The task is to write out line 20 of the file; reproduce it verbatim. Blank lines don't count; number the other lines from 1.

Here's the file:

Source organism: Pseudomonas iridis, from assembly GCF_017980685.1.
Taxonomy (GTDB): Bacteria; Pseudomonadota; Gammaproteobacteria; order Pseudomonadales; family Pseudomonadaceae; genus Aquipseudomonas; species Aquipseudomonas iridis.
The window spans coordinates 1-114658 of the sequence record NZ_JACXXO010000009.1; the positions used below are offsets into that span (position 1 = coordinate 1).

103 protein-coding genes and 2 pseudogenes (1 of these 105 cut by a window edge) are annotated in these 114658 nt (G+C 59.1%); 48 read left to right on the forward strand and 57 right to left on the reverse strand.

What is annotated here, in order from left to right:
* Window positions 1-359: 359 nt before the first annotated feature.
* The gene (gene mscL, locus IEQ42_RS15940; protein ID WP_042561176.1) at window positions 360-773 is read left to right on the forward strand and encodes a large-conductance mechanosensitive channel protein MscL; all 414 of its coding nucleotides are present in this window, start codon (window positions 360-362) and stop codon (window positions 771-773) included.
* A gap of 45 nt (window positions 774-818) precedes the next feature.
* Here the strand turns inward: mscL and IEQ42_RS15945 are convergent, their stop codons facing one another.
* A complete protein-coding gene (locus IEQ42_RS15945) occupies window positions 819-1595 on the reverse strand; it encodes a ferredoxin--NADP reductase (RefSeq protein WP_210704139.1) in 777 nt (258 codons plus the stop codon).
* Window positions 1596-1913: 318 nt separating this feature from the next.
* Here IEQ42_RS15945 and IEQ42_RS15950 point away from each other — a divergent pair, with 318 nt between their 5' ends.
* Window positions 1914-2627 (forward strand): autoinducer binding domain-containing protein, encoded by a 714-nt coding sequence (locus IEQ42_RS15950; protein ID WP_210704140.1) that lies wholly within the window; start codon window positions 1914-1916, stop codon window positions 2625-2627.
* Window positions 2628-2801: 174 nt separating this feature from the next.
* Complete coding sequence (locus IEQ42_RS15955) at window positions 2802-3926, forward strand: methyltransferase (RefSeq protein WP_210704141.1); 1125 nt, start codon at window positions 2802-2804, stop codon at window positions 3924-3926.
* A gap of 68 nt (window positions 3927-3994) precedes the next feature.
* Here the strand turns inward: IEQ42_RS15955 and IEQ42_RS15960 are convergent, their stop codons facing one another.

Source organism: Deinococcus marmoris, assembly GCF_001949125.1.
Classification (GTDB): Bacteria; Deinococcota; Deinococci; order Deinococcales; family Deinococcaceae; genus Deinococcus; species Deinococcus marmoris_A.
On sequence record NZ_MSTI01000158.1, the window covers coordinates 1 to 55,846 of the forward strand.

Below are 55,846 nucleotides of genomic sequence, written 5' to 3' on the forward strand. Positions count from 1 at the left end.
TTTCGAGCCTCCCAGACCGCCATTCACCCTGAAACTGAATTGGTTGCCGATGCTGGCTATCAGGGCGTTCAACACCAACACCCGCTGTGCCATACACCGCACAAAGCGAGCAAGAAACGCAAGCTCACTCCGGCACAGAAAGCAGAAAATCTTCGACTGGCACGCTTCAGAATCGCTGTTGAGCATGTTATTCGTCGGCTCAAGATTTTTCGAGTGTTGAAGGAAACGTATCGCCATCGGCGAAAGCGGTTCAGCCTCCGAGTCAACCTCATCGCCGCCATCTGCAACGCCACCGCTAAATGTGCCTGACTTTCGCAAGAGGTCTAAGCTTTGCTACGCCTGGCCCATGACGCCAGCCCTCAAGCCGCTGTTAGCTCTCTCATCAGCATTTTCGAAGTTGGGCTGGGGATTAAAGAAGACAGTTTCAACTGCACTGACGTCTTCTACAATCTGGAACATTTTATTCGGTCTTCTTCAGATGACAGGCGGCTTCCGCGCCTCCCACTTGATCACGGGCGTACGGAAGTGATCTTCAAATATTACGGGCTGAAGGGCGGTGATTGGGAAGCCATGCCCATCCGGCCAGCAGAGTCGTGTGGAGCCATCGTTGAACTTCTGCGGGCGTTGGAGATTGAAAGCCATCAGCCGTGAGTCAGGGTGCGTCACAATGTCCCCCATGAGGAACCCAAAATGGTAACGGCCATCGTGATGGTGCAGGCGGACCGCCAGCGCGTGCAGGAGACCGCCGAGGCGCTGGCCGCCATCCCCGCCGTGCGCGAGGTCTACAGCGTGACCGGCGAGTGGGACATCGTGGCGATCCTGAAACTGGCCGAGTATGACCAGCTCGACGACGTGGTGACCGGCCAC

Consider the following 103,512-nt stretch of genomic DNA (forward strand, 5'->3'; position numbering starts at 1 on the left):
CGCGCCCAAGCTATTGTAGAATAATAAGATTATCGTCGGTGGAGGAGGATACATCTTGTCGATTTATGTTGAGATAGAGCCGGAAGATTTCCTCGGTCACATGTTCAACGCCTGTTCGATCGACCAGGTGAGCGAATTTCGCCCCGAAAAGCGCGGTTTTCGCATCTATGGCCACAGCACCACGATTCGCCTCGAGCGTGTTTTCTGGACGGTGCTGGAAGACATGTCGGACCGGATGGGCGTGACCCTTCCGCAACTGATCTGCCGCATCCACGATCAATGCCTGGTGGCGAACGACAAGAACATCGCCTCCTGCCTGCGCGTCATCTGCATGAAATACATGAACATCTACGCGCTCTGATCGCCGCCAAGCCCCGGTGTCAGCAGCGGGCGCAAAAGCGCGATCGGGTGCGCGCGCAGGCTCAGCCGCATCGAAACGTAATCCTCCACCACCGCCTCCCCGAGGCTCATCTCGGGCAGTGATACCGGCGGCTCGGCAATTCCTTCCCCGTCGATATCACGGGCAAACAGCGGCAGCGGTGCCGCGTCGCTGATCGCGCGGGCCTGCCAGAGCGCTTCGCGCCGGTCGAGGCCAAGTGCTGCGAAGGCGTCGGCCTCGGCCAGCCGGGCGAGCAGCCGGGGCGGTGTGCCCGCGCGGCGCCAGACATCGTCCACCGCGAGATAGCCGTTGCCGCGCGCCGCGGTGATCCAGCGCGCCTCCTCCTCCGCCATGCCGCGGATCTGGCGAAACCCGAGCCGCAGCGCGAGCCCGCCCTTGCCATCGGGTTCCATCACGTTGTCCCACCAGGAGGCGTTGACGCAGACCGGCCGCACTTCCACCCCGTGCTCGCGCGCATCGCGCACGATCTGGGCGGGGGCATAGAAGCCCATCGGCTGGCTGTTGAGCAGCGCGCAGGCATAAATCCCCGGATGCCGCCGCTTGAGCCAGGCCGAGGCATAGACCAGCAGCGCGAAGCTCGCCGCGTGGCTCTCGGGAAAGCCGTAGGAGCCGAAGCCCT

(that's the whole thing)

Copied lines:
On sequence record NZ_MSTI01000158.1, the window covers coordinates 1 to 55,846 of the forward strand.